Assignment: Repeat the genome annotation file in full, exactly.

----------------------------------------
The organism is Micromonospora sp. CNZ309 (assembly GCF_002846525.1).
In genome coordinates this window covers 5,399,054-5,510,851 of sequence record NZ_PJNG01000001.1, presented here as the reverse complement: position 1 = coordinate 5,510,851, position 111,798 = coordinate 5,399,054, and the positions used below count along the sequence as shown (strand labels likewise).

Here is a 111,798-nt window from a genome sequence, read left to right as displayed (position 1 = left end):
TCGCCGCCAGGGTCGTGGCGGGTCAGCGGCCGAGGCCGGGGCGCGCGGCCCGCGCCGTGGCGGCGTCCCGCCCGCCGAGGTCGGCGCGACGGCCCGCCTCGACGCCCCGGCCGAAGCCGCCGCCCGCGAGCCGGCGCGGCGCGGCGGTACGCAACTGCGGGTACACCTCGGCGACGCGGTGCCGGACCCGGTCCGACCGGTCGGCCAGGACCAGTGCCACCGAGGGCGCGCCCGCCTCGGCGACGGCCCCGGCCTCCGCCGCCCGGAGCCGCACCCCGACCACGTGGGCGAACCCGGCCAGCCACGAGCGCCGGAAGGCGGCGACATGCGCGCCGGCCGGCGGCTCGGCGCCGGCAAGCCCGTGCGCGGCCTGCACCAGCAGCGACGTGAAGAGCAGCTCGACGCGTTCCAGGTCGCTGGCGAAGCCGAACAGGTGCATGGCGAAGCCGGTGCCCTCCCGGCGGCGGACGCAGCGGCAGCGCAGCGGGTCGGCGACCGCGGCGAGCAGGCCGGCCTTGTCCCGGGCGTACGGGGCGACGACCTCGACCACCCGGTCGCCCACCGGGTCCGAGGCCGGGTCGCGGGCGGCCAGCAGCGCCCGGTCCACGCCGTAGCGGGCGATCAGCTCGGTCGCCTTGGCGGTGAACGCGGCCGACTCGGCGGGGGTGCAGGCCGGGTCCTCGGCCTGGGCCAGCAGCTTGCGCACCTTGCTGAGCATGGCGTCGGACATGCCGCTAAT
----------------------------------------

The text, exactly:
The organism is Micromonospora sp. CNZ309 (assembly GCF_002846525.1).
In genome coordinates this window covers 5,399,054-5,510,851 of sequence record NZ_PJNG01000001.1, presented here as the reverse complement: position 1 = coordinate 5,510,851, position 111,798 = coordinate 5,399,054, and the positions used below count along the sequence as shown (strand labels likewise).

Here is a 111,798-nt window from a genome sequence, read left to right as displayed (position 1 = left end):
TCGCCGCCAGGGTCGTGGCGGGTCAGCGGCCGAGGCCGGGGCGCGCGGCCCGCGCCGTGGCGGCGTCCCGCCCGCCGAGGTCGGCGCGACGGCCCGCCTCGACGCCCCGGCCGAAGCCGCCGCCCGCGAGCCGGCGCGGCGCGGCGGTACGCAACTGCGGGTACACCTCGGCGACGCGGTGCCGGACCCGGTCCGACCGGTCGGCCAGGACCAGTGCCACCGAGGGCGCGCCCGCCTCGGCGACGGCCCCGGCCTCCGCCGCCCGGAGCCGCACCCCGACCACGTGGGCGAACCCGGCCAGCCACGAGCGCCGGAAGGCGGCGACATGCGCGCCGGCCGGCGGCTCGGCGCCGGCAAGCCCGTGCGCGGCCTGCACCAGCAGCGACGTGAAGAGCAGCTCGACGCGTTCCAGGTCGCTGGCGAAGCCGAACAGGTGCATGGCGAAGCCGGTGCCCTCCCGGCGGCGGACGCAGCGGCAGCGCAGCGGGTCGGCGACCGCGGCGAGCAGGCCGGCCTTGTCCCGGGCGTACGGGGCGACGACCTCGACCACCCGGTCGCCCACCGGGTCCGAGGCCGGGTCGCGGGCGGCCAGCAGCGCCCGGTCCACGCCGTAGCGGGCGATCAGCTCGGTCGCCTTGGCGGTGAACGCGGCCGACTCGGCGGGGGTGCAGGCCGGGTCCTCGGCCTGGGCCAGCAGCTTGCGCACCTTGCTGAGCATGGCGTCGGACATGCCGCTAAT